Errigal College Irish teacher, Mr Eamonn Collum is heading back to school after a busy August as an escort at this year’s Rose of Tralee festival.The Irish teacher will have plenty of stories for his students, recalling the pressure to look like James Bond and to fulfill duties like carrying handbags for a week!Mr Collum enjoyed the festival immensely and is looking forward to a year of Rose related events all over the world, including trips to Germany and New York. “It was a busy, intense week and we didn’t get a break at all. We had to attend loads of different events and were bussed from here to there to everywhere. Always in a hurry and often having to change clothes.“I had to put on a tuxedo and turn myself out to look like James Bond; and I only had ten minutes to do it every day! It was exhausting but it was well worth it because it was a once-in-a-lifetime experience!”Becoming an escort in the Rose of Tralee is the hope of many young men and Eamonn had to go through a number of interviews and tests before being selected.He applied in January and went through a ‘Skype’ interview in March. He then qualified for two interviews: one was a group interview and also an individual single. The final interview was a week in Bootcamp in Kerry. Despite the fact that Eamonn had broken his leg in a staff-student match in May, he had made such a good impression on the judges that he was one of the 65 escorts selected.“The most important job for an escort is to be there for your Rose, at all times. I chaperoned the Rose of Western Canada, Sinead McGahern for the first few days,and then the Rose of Limerick, Kayleigh Maher for the remainder of the festival. Escorts have to be courteous and polite. Sometimes I even had to carry my Rose’s handbag.“We were under pressure all the time, but we knew that the Roses were under a lot more pressure so we never had time to think about ourselves.”“One of the highlights of my week was when my two colleagues from Errigal College arrived in Tralee. Martin McGrory and David McHale made the long journey south and were the perfect distraction from my busy escort duties.”“The festival is over, and this week we got back to work in Errigal College. I love the school and my Irish classes and will be spending time telling my students about the Rós festival!” Errigal College Principal, Mr Charlie Cannon spoke of his pride in Mr Collum: “We are delighted that the world got to see one of our teachers rising to the challenge of being a busy escort for the festival. Eamonn is a great Irish teacher and we just knew he would have no problem handling the pressure,” he said.Mr Collum returns to classroom after ‘James Bond’ missions in Tralee! was last modified: August 29th, 2017 by Rachel McLaughlinShare this:Click to share on Facebook (Opens in new window)Click to share on Twitter (Opens in new window)Click to share on LinkedIn (Opens in new window)Click to share on Reddit (Opens in new window)Click to share on Pocket (Opens in new window)Click to share on Telegram (Opens in new window)Click to share on WhatsApp (Opens in new window)Click to share on Skype (Opens in new window)Click to print (Opens in new window)Tags:errigal collegeescortRose of Tralee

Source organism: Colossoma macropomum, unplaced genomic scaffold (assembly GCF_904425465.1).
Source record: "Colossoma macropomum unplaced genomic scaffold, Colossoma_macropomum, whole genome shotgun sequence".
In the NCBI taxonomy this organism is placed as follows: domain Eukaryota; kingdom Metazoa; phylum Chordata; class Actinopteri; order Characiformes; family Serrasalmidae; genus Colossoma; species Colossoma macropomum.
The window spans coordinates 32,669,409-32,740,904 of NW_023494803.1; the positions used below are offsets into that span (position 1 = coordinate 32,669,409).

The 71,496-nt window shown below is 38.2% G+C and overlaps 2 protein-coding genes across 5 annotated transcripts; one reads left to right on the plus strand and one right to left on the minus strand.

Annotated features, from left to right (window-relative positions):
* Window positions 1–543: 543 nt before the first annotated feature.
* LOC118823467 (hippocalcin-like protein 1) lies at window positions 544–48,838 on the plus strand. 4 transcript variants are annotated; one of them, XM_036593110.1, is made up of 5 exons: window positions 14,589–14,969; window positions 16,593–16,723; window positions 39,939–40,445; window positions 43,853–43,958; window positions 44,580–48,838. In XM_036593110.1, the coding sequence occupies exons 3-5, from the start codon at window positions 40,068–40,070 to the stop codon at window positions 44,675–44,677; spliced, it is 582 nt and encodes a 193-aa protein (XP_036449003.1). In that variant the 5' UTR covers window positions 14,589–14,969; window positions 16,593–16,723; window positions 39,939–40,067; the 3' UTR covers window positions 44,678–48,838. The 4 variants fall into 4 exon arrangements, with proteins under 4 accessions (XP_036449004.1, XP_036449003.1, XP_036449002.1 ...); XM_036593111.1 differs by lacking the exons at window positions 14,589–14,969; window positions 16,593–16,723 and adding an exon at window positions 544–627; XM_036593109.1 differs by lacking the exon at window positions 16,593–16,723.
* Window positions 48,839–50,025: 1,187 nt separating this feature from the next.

Pix: Gabrielle Gallagher, St Mary’s ConvoyWords By Donal O Searcaigh: Development Officer with Donegal Ladies GFA: A Festival of Football was what was on show this morning at St Mary’s GAA club in Convoy, brilliant hosts of the All-County U12 blitz. From 9.30am buses, cars and walkers converged for this county Development Blitz.By 10.05am all teams had signed in and were ready for action,18 clubs teams were ready to do battle for their own clubs honour.After a short briefing on the aims of the Blitz to club coaches we were ready for the off.And at 10.30am on the button we had our first games up and running and in total – through the sun, rain and and wee breeze – we got all 34 games played. Four new young whistlers took charge of all the games – Jade Leeper from MacCumhaills, Aideen Meehan from Dungloe, Caoimhe MacPhaidin O’Domhnaill from Gaoth Dobhair and Ciaran Gallagher from Naomh Muire.It was great to see new referees starting up and well done!The clubs and Club Coaches are to be complimented for getting their teams there on time and playing some fine sporting games throughout the day.The organising committee did an excellent job in running the competition so well on the day and are to be congratulated.A very special and big THANK YOU must go to the St Mary’s Club in Convoy for the use of their fine sporting facilities and the team of club members who made sure everything was played in a safe and secure environment.It was also great to see our county senior ladies there to cheer on and offer advice to the young stars of the future. Finally the young girls and their families who took part today should be commended – without your commitment to our game we could not have such a great day of football!Mol an Óige!Donal Some of the Donegal Senior Ladies squad were on hand to give encouragement to the teams PICTURE SPECIAL: FESTIVAL OF GIRLS FOOTBALL AT ALL-COUNTY U-12 BLITZ was last modified: July 12th, 2014 by John2Share this:Click to share on Facebook (Opens in new window)Click to share on Twitter (Opens in new window)Click to share on LinkedIn (Opens in new window)Click to share on Reddit (Opens in new window)Click to share on Pocket (Opens in new window)Click to share on Telegram (Opens in new window)Click to share on WhatsApp (Opens in new window)Click to share on Skype (Opens in new window)Click to print (Opens in new window)Tags:convoyDevelopment squadDonegal Ladies GFCSt Mary’s GAA club